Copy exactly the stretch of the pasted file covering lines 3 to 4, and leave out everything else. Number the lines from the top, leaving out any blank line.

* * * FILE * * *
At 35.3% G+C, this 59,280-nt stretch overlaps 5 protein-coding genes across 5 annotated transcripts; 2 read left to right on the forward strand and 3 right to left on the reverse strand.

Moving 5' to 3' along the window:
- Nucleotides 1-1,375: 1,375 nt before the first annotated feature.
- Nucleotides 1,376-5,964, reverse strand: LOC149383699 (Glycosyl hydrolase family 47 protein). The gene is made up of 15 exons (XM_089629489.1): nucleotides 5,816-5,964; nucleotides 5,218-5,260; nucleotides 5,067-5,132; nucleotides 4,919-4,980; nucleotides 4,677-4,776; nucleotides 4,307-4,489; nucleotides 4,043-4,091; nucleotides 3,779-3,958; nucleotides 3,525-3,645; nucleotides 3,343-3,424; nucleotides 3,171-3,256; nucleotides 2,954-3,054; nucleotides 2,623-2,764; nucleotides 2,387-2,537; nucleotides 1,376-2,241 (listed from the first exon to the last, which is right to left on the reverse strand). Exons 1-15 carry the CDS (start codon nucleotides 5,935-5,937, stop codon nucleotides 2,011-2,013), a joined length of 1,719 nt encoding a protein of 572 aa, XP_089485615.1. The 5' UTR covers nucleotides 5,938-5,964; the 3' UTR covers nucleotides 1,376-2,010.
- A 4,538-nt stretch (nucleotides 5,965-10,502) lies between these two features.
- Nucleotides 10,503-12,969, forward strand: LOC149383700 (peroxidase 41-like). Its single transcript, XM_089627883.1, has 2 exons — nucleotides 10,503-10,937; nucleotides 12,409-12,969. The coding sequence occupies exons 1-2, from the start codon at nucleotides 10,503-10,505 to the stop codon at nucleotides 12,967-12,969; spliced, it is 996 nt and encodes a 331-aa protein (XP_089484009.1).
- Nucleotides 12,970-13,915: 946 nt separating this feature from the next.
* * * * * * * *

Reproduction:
- Nucleotides 1-1,375: 1,375 nt before the first annotated feature.
- Nucleotides 1,376-5,964, reverse strand: LOC149383699 (Glycosyl hydrolase family 47 protein). The gene is made up of 15 exons (XM_089629489.1): nucleotides 5,816-5,964; nucleotides 5,218-5,260; nucleotides 5,067-5,132; nucleotides 4,919-4,980; nucleotides 4,677-4,776; nucleotides 4,307-4,489; nucleotides 4,043-4,091; nucleotides 3,779-3,958; nucleotides 3,525-3,645; nucleotides 3,343-3,424; nucleotides 3,171-3,256; nucleotides 2,954-3,054; nucleotides 2,623-2,764; nucleotides 2,387-2,537; nucleotides 1,376-2,241 (listed from the first exon to the last, which is right to left on the reverse strand). Exons 1-15 carry the CDS (start codon nucleotides 5,935-5,937, stop codon nucleotides 2,011-2,013), a joined length of 1,719 nt encoding a protein of 572 aa, XP_089485615.1. The 5' UTR covers nucleotides 5,938-5,964; the 3' UTR covers nucleotides 1,376-2,010.